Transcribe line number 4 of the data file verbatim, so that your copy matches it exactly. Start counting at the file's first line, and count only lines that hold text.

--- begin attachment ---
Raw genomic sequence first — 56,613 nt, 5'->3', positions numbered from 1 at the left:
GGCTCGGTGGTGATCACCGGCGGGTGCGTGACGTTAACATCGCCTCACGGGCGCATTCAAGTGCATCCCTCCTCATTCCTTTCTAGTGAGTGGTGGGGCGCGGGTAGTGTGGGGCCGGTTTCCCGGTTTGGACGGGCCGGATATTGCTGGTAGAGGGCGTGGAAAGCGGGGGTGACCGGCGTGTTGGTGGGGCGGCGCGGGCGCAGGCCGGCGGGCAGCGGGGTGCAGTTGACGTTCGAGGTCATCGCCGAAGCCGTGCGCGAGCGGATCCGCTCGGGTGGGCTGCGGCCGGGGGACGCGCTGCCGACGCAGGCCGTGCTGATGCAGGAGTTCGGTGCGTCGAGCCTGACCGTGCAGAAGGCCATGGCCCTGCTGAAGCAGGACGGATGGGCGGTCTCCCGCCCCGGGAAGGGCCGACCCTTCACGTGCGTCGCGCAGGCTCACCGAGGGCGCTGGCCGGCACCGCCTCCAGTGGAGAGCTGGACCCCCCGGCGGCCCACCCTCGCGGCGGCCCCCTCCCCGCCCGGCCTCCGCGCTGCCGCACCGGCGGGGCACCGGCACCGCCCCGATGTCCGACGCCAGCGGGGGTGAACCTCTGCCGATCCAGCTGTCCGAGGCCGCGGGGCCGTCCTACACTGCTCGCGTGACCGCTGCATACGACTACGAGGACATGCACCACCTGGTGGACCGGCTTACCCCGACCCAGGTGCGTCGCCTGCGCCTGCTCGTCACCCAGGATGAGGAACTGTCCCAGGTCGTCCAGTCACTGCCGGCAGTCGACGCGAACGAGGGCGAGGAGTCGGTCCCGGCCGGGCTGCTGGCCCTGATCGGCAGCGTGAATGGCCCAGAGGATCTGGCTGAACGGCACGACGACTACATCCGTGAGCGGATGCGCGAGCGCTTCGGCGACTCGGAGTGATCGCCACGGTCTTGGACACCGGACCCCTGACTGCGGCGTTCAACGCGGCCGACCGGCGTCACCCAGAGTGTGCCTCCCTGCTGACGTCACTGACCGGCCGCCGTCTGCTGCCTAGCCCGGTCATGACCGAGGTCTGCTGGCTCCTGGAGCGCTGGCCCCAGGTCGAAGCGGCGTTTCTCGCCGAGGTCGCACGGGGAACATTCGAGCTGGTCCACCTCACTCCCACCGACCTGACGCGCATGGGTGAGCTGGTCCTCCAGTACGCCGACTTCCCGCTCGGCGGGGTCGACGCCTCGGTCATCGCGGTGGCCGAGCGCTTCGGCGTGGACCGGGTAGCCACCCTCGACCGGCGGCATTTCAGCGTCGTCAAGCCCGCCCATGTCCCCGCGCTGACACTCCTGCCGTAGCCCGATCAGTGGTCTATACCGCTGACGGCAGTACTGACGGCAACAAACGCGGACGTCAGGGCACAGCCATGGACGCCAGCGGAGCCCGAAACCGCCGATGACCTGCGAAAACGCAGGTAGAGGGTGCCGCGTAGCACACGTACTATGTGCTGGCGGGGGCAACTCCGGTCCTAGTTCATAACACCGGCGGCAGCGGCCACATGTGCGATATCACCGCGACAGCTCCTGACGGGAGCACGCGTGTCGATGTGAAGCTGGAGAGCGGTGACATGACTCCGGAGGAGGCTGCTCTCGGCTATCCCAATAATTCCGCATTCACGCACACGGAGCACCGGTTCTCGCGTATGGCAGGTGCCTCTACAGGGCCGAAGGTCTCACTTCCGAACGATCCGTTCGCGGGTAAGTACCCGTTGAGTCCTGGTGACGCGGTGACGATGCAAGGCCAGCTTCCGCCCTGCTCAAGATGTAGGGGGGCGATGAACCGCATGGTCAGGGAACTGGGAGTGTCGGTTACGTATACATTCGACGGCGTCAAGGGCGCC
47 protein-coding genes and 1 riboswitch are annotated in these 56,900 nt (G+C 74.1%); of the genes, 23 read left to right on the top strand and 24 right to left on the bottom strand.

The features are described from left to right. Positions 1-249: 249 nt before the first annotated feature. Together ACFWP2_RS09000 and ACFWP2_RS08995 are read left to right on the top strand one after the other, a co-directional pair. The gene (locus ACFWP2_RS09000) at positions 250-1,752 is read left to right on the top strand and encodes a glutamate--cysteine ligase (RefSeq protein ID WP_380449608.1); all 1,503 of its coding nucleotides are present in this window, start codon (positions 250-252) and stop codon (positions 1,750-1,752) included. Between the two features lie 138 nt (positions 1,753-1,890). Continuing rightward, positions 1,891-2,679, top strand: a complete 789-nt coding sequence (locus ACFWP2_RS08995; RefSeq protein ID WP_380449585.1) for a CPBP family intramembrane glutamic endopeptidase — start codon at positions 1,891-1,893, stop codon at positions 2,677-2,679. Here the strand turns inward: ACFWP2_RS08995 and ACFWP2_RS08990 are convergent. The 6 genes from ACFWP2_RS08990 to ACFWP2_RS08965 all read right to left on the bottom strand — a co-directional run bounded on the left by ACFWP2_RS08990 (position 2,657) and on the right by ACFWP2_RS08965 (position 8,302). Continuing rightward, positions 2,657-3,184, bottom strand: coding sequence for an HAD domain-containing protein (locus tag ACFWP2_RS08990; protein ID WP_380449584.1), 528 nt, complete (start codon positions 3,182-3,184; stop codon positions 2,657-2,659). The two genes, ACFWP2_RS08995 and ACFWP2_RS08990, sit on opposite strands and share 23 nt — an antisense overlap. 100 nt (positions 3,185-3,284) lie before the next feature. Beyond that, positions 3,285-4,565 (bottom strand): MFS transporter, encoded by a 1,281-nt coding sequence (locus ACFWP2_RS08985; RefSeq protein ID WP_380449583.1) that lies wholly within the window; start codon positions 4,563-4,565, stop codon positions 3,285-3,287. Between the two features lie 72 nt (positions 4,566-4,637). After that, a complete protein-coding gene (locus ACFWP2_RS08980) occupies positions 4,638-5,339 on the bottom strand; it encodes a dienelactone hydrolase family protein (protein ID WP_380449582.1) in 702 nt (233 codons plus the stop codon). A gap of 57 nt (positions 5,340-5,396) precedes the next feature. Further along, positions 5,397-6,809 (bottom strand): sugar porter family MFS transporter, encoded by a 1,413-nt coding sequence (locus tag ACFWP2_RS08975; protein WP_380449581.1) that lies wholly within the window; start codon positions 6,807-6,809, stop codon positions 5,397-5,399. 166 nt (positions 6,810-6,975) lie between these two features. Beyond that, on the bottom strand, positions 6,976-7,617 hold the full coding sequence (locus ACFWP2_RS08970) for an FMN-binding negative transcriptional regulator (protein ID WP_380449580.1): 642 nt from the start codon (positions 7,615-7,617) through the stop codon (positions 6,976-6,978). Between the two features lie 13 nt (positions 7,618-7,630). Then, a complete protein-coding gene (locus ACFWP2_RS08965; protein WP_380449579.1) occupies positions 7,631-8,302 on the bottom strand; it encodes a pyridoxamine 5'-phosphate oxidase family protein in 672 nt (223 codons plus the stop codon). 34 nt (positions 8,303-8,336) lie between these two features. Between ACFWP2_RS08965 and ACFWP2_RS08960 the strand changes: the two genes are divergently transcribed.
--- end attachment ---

The features are described from left to right. Positions 1-249: 249 nt before the first annotated feature. Together ACFWP2_RS09000 and ACFWP2_RS08995 are read left to right on the top strand one after the other, a co-directional pair. The gene (locus ACFWP2_RS09000) at positions 250-1,752 is read left to right on the top strand and encodes a glutamate--cysteine ligase (RefSeq protein ID WP_380449608.1); all 1,503 of its coding nucleotides are present in this window, start codon (positions 250-252) and stop codon (positions 1,750-1,752) included. Between the two features lie 138 nt (positions 1,753-1,890). Continuing rightward, positions 1,891-2,679, top strand: a complete 789-nt coding sequence (locus ACFWP2_RS08995; RefSeq protein ID WP_380449585.1) for a CPBP family intramembrane glutamic endopeptidase — start codon at positions 1,891-1,893, stop codon at positions 2,677-2,679. Here the strand turns inward: ACFWP2_RS08995 and ACFWP2_RS08990 are convergent. The 6 genes from ACFWP2_RS08990 to ACFWP2_RS08965 all read right to left on the bottom strand — a co-directional run bounded on the left by ACFWP2_RS08990 (position 2,657) and on the right by ACFWP2_RS08965 (position 8,302). Continuing rightward, positions 2,657-3,184, bottom strand: coding sequence for an HAD domain-containing protein (locus tag ACFWP2_RS08990; protein ID WP_380449584.1), 528 nt, complete (start codon positions 3,182-3,184; stop codon positions 2,657-2,659). The two genes, ACFWP2_RS08995 and ACFWP2_RS08990, sit on opposite strands and share 23 nt — an antisense overlap. 100 nt (positions 3,185-3,284) lie before the next feature. Beyond that, positions 3,285-4,565 (bottom strand): MFS transporter, encoded by a 1,281-nt coding sequence (locus ACFWP2_RS08985; RefSeq protein ID WP_380449583.1) that lies wholly within the window; start codon positions 4,563-4,565, stop codon positions 3,285-3,287. Between the two features lie 72 nt (positions 4,566-4,637). After that, a complete protein-coding gene (locus ACFWP2_RS08980) occupies positions 4,638-5,339 on the bottom strand; it encodes a dienelactone hydrolase family protein (protein ID WP_380449582.1) in 702 nt (233 codons plus the stop codon). A gap of 57 nt (positions 5,340-5,396) precedes the next feature. Further along, positions 5,397-6,809 (bottom strand): sugar porter family MFS transporter, encoded by a 1,413-nt coding sequence (locus tag ACFWP2_RS08975; protein WP_380449581.1) that lies wholly within the window; start codon positions 6,807-6,809, stop codon positions 5,397-5,399. 166 nt (positions 6,810-6,975) lie between these two features. Beyond that, on the bottom strand, positions 6,976-7,617 hold the full coding sequence (locus ACFWP2_RS08970) for an FMN-binding negative transcriptional regulator (protein ID WP_380449580.1): 642 nt from the start codon (positions 7,615-7,617) through the stop codon (positions 6,976-6,978). Between the two features lie 13 nt (positions 7,618-7,630). Then, a complete protein-coding gene (locus ACFWP2_RS08965; protein WP_380449579.1) occupies positions 7,631-8,302 on the bottom strand; it encodes a pyridoxamine 5'-phosphate oxidase family protein in 672 nt (223 codons plus the stop codon). 34 nt (positions 8,303-8,336) lie between these two features. Between ACFWP2_RS08965 and ACFWP2_RS08960 the strand changes: the two genes are divergently transcribed.